From sundown Friday to sundown on Saturday is Shabbat—the Sabbath. It’s actually 25 hours just so we don’t start late or end too early.
Since I started thinking about such things, I realized that of the Ten Commandments, for me the Fourth Commandment: Remember the Sabbath day, to keep it holy, is one of the most challenging. Simply put, it arrives every week.
I consider myself a liberal Jew. I was raised in the Conservative tradition and now belong to a Reform congregation. That said, I respect what you believe and won’t spend any time arguing with you about your own belief (or disbelief) system.
Religion is a very personal thing. In an effort to separate this day from the rest of the week I generally attend services at Temple Sinai in Oakland on a weekly basis. After working virtually every Saturday since 1980, when I semi-retired in 2000 I told my bosses that I could not work on Saturday anymore because I was attending Sabbath services. After that, the subject was closed.
I learned about the importance of community after my mother’s death several years ago when 200 people—many from the congregation—came to one of two memorial services after she passed. Only a handful of those present had ever met my mother; they were there to support me in my mourning and grief. I was overwhelmed. The same thing happened after my father died.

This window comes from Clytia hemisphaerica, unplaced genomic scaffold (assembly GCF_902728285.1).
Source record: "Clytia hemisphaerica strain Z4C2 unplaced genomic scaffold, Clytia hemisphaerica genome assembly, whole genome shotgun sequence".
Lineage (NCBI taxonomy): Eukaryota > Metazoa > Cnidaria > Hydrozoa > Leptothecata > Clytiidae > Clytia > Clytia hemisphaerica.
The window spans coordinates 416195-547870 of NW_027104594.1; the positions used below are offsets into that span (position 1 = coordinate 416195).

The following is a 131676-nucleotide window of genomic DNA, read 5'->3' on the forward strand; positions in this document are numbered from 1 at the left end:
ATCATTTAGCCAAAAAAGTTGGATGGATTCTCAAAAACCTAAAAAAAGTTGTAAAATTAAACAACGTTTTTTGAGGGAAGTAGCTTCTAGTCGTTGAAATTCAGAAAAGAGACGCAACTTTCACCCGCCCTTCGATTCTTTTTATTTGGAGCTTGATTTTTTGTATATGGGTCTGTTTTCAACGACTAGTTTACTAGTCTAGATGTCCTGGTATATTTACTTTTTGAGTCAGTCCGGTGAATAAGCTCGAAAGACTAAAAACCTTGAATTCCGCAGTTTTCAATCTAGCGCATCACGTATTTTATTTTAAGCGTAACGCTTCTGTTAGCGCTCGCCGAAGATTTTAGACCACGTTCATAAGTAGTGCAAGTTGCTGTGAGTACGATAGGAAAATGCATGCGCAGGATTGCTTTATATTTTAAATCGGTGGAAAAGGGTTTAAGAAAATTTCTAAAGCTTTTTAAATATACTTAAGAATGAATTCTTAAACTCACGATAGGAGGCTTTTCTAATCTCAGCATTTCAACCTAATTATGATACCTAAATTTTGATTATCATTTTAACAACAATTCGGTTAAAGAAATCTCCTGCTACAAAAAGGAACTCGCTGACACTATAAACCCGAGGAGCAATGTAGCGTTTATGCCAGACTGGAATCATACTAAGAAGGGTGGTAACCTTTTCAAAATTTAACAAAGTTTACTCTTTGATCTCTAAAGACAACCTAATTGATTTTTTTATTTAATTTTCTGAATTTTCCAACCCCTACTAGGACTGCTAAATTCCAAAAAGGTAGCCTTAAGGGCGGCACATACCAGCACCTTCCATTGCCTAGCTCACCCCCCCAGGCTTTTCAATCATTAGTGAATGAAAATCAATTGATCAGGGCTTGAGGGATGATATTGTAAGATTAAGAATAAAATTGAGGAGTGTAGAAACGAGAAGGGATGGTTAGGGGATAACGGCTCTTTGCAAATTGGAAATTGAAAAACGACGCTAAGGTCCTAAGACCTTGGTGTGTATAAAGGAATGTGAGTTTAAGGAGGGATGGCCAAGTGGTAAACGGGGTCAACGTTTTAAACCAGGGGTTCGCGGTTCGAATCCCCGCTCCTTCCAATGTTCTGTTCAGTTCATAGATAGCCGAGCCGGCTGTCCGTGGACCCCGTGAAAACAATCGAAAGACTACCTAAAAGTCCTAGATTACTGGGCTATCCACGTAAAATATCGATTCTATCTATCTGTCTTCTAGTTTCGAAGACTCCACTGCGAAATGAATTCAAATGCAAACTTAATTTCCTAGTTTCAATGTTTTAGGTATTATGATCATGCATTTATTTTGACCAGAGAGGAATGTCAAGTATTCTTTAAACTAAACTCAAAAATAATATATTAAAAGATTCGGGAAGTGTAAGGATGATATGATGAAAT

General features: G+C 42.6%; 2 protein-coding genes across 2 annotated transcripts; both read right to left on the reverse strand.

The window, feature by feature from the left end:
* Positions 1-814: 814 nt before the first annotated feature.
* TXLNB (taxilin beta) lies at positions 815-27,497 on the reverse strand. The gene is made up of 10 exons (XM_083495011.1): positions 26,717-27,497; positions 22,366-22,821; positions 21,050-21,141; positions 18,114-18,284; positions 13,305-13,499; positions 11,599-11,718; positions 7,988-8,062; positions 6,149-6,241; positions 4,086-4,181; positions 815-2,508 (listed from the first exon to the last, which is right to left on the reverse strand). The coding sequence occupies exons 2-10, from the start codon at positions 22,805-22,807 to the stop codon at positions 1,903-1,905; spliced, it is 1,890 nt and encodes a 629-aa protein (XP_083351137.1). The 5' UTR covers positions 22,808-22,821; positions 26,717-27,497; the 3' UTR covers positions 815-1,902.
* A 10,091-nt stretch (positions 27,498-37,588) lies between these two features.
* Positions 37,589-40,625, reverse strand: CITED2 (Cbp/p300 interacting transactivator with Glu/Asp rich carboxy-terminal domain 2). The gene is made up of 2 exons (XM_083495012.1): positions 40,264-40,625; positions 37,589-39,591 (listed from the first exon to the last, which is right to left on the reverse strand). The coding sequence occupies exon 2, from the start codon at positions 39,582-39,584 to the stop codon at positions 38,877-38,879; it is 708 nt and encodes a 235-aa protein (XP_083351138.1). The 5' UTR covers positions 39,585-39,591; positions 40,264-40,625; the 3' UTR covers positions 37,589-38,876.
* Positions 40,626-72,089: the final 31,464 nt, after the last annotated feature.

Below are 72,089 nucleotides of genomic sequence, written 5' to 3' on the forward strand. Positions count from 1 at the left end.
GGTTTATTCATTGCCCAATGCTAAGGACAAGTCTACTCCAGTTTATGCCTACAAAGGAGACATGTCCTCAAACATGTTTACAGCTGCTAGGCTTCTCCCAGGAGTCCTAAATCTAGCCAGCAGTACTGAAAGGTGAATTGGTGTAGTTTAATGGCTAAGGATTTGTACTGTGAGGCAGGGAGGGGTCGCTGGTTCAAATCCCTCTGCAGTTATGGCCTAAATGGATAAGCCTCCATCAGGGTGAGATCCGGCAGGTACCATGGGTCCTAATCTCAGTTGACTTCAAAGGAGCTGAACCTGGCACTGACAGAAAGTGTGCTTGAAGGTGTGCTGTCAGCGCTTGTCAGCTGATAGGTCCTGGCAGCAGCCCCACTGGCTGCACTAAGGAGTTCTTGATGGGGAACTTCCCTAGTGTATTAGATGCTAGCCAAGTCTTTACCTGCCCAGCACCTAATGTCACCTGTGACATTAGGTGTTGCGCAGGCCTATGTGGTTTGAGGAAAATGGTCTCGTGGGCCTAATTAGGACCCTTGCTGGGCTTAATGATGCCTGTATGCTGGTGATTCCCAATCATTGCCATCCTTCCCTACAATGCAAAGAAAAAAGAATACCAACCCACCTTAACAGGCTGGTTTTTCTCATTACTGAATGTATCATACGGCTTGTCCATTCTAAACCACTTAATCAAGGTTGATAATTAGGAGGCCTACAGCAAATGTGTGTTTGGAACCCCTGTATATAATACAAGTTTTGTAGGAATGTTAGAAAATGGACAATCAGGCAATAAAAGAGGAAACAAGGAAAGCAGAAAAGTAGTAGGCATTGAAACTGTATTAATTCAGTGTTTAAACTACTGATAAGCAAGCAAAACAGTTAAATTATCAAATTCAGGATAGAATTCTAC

Today’s Torah reading was about Moses and the Israelites in the wilderness. It reminded me of my recent time in the desert. Sadly, I didn’t have Moses to complain to.
Later, I practiced the flute. After scales and exercises (today featured E & C#m), I improvised on a song by Jerome Kern (1885-1945), the 1944 Oscar nominee, “Long Ago and Far Away”: 2 choruses in each of the 12 keys. This was a humbling experience, as the song takes you through a variety of tonal centers. Like “All the Things You Are,” it’s considered one of Kern’s masterpieces. He wrote a number of them. In case you don’t know about him, he wrote over 700 songs, including the music for “Show Boat.”